A Hole in the Wall

  • Pete Johnson
Circular scope of rock wall on coastline

“And he brought me to the entrance of the court, and when I looked, behold, there was a hole in the wall.” (Ezekiel 8:7).

In 586 B.C. the city of Jerusalem was razed and the Jewish Temple destroyed by Nebuchadnezzar, king of Babylon. The book of Jeremiah, chapter 39 describes this event. Yet years before this fateful day, a man named Ezekiel, one of many Jewish exiles taken from his homeland by Nebuchadnezzar in 598 B.C., was given insight by God why this event was going to happen.
Ezekiel was a priest among the exiles that were in Babylon. God gave Ezekiel the job of being His spokesman, Ezekiel was to be the “Watchman for Israel.” God, through visions, shared with Ezekiel that Jerusalem and the Temple would be destroyed and why. One particular vision in chapter 8 of the book is very alarming, in fact, it could be used to describe the spiritual attitude of churches and Christians today. God allowed Ezekiel to see what was going on in the Temple back in Jerusalem but more importantly what was going on in the heart of the nation’s leaders and the people.

In the four scenes depicted in Ezekiel’s vision in chapter 8:1-18, he saw the following, each scene a worse abomination than the last: 1.) Just outside the altar gate, in the entrance was an idol. 2.) Inside a “secret” room in God’s Temple, there were 70 elders of Israel worshiping pictures on the walls of all kinds of idols. 2.) In the next scene, women were publicly worshiping, weeping, pleading, begging mercy from a pagan god. 3.) The last scene is the summation of the failure to trust and have true faith in God:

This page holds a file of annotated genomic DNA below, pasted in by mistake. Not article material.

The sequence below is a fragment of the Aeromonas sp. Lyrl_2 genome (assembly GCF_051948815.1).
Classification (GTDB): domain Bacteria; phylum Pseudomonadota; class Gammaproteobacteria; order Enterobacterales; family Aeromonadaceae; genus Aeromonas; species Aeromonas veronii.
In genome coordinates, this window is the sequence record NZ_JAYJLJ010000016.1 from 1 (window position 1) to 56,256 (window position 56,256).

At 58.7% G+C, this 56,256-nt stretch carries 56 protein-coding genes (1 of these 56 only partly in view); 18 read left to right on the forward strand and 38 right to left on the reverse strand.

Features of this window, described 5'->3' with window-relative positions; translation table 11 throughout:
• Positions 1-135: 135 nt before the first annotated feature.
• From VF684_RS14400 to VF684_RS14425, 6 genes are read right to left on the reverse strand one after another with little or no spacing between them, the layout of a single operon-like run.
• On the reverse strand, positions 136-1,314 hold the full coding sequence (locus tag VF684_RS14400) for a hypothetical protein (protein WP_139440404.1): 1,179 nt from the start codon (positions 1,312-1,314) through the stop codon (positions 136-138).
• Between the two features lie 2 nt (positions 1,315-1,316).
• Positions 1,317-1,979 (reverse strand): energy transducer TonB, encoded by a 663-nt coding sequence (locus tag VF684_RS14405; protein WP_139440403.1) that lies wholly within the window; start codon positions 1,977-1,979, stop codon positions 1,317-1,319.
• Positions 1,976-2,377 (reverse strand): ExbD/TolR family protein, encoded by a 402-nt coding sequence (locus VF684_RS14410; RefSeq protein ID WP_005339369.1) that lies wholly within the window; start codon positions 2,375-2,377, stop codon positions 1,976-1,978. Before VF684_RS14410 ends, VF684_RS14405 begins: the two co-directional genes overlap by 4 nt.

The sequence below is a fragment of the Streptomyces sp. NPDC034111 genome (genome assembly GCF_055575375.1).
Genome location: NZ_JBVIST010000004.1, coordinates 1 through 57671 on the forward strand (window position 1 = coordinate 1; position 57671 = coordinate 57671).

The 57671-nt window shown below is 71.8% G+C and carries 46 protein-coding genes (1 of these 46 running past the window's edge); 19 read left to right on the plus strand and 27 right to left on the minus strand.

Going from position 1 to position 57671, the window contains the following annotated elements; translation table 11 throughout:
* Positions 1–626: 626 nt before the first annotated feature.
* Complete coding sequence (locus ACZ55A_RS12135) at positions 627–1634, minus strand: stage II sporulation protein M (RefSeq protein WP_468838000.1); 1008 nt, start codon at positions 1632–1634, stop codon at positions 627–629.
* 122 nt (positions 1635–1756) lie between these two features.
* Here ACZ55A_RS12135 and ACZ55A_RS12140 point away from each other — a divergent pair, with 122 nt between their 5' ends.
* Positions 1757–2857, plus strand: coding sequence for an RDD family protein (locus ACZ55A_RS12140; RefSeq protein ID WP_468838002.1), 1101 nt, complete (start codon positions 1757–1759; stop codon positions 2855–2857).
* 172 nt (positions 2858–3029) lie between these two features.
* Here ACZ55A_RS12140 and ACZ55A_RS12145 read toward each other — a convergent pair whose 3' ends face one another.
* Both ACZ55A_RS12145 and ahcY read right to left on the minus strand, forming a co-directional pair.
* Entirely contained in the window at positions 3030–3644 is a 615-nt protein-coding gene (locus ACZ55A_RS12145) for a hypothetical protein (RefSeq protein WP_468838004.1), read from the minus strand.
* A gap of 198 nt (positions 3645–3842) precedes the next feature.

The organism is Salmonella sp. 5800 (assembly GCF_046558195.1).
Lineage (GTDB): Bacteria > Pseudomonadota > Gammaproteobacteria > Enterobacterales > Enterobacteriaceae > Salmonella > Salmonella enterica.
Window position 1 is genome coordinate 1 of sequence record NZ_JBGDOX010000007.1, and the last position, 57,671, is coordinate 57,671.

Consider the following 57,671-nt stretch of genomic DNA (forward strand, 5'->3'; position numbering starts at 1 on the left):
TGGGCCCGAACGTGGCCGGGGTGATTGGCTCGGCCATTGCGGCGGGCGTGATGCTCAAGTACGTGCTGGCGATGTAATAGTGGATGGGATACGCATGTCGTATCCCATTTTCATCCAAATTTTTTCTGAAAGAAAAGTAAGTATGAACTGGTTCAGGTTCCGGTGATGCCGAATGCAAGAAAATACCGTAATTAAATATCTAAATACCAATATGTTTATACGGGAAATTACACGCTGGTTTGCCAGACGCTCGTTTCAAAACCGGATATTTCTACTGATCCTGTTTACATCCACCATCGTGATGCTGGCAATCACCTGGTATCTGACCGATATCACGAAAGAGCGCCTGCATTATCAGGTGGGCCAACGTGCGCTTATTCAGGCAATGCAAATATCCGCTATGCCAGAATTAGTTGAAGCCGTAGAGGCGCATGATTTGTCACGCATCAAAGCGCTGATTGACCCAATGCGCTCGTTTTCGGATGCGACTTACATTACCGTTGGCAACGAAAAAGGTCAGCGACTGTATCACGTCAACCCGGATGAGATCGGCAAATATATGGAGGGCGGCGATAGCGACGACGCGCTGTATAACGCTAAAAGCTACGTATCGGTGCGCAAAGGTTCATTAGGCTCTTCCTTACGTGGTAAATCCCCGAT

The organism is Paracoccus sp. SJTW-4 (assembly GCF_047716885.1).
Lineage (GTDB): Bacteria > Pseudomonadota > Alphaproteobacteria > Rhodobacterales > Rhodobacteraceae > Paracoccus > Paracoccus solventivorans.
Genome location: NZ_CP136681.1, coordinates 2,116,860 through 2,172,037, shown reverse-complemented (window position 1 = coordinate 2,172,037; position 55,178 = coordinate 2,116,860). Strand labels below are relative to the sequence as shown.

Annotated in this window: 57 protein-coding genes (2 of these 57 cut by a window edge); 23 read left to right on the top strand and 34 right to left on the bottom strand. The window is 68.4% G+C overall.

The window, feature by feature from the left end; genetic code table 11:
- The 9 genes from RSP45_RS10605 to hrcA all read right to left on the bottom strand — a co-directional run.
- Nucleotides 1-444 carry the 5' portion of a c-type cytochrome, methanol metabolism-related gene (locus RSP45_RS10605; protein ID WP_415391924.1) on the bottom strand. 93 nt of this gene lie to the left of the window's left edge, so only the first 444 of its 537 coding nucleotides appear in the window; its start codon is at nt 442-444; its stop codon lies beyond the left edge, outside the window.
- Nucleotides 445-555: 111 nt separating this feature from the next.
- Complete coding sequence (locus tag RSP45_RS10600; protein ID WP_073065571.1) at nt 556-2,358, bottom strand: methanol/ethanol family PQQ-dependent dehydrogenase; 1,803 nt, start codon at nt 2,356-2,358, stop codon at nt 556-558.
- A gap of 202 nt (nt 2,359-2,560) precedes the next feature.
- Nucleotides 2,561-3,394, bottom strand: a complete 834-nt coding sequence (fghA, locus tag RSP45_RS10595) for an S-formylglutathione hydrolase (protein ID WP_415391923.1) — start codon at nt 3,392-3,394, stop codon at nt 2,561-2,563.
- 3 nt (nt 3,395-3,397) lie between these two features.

“And he brought me into the inner court of the house of the LORD. And behold, at the entrance of the temple of the LORD, between the porch and the altar, were about twenty-five men, with their backs to the temple of the LORD, and their faces toward the east, worshipping the sun toward the east.” (Ezekiel 8:16).

God’s Glory soon departed from the Temple, it was destroyed, and pandemonium prevailed.

The nation of Israel, God’s chosen people, was guilty of playing the role of a believer, expecting God to bless them because of their nationality and outward ceremonial acts. However, their hearts had been captured by their true desire and they chose to worship idols in secret. Then they became so brazen as to worship their idols in the house of God. The progression of Israel’s sin was slow; it didn’t happen overnight, little by little, compromise by compromise. 

Jeremiah, who lived through the destruction of Jerusalem and the Temple, received a message from the LORD concerning this fact about the nation

“As a thief is shamed when caught, so the house of Israel shall be shamed: they, their kings, their officials, their priest, and their prophets, who say to a tree, ‘You are my father’, and to a stone, ‘You gave me birth.’ For they have turned their back to me, and not their face. But in the time of trouble they say, ‘Arise and save us!’ Jeremiah 2:26-27

The problem with compromise, regarding living godly, is that you know when you are compromising yet you refuse to confess and repent of your sin.

A man or woman who claims to be a Christian yet secretly holds on to sin, falsely believes that no one knows and that no one will find out. This goes to show you how deceiving sin is. While living this duplicitous life they become the most condescending, and most judgmental “Christians” in the church. Unable or unwilling to remove the “log’ from their eye, they consistently point out the “faults” of others and either attempt to radically correct everyone else’s “sin”, or at least talk about it to others.

Matthew Henry notes that “Where there is one abomination it will be found that there are many more. Sins do not go alone.”

What’s going on in your Temple?

“Or do you not know that your body is a temple of the Holy Spirit within you, whom you have from God? You are not your own, for you were bought with a price. So glorify God in your body.” (1 Cor. 6:19–20).